When it comes to protecting buildings against earthquakes – or ‘tremblors’, as they are sometimes known in the US – steel columns have an important role to play.

A base isolation system or seismic isolation system typically includes large steel columns in the basement of a building, with a break partway up that allows the upper portion to slide over the lower portion.

By sliding safely back and forth over the lower section of the steel columns, the building is able to ride out the damaging seismic waves that travel through the ground following an earthquake.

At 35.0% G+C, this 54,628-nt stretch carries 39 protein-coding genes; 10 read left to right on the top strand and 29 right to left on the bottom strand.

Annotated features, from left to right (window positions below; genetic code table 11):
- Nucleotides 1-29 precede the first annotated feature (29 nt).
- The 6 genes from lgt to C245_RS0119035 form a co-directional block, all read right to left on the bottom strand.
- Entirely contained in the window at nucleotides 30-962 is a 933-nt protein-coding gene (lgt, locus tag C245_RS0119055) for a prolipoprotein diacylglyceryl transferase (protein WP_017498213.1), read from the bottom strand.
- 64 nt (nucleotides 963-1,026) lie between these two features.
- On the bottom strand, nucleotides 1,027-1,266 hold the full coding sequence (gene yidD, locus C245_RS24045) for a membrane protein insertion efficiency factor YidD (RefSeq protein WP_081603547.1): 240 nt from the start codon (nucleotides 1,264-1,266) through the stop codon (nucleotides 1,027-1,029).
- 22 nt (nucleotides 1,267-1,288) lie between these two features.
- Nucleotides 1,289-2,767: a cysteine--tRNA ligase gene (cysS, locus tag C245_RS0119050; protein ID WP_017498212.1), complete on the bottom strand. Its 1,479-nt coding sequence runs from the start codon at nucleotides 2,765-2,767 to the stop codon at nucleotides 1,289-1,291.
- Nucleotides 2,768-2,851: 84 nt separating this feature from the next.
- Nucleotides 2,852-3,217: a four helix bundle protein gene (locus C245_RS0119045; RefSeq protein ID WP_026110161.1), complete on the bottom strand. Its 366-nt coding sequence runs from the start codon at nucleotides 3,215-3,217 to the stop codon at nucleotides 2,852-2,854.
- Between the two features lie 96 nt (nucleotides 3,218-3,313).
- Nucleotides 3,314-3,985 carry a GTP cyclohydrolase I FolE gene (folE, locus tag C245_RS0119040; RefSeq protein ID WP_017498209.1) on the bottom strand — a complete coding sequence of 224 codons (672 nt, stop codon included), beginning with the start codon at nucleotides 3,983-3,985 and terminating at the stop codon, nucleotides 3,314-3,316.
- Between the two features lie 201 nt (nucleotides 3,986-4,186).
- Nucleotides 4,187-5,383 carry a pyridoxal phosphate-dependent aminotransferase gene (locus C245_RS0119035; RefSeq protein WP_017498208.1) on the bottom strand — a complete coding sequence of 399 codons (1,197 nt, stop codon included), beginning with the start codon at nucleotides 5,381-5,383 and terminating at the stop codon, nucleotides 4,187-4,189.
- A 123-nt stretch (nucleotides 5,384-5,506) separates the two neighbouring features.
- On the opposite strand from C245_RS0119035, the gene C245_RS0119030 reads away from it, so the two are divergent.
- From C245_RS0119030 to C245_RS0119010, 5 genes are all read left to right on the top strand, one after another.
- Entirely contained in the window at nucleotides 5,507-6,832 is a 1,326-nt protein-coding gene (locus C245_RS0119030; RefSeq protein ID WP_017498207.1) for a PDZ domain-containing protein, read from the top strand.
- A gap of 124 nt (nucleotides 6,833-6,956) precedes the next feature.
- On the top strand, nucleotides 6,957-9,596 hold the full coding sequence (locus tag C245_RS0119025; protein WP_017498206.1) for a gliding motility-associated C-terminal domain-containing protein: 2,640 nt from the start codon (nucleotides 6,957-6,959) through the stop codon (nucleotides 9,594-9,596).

And in a week when a US Geological Survey scientist was quoted as saying a major earthquake could hit San Francisco “any day now”, it’s no surprise that tremblors are making headlines.

But one three-storey structure in the Bay Area is not shying away from its earthquake-proofing technology.

Instead, the SF Chronicle reports that the Berkeley development has its base insulators above ground, with the isolators themselves roughly ten feet high into the huge steel columns that dominate the space.

Architect Richard Fernau told the publication: “As much as possible, we want this to be visible. We don’t want to hide it.”

The ground-floor space is expected to be a ‘brew pub’ once completed, and the steel columns are bound to add an industrial feel to the space – as well as serving as a visual reminder that residents above are protected against any future tremblors.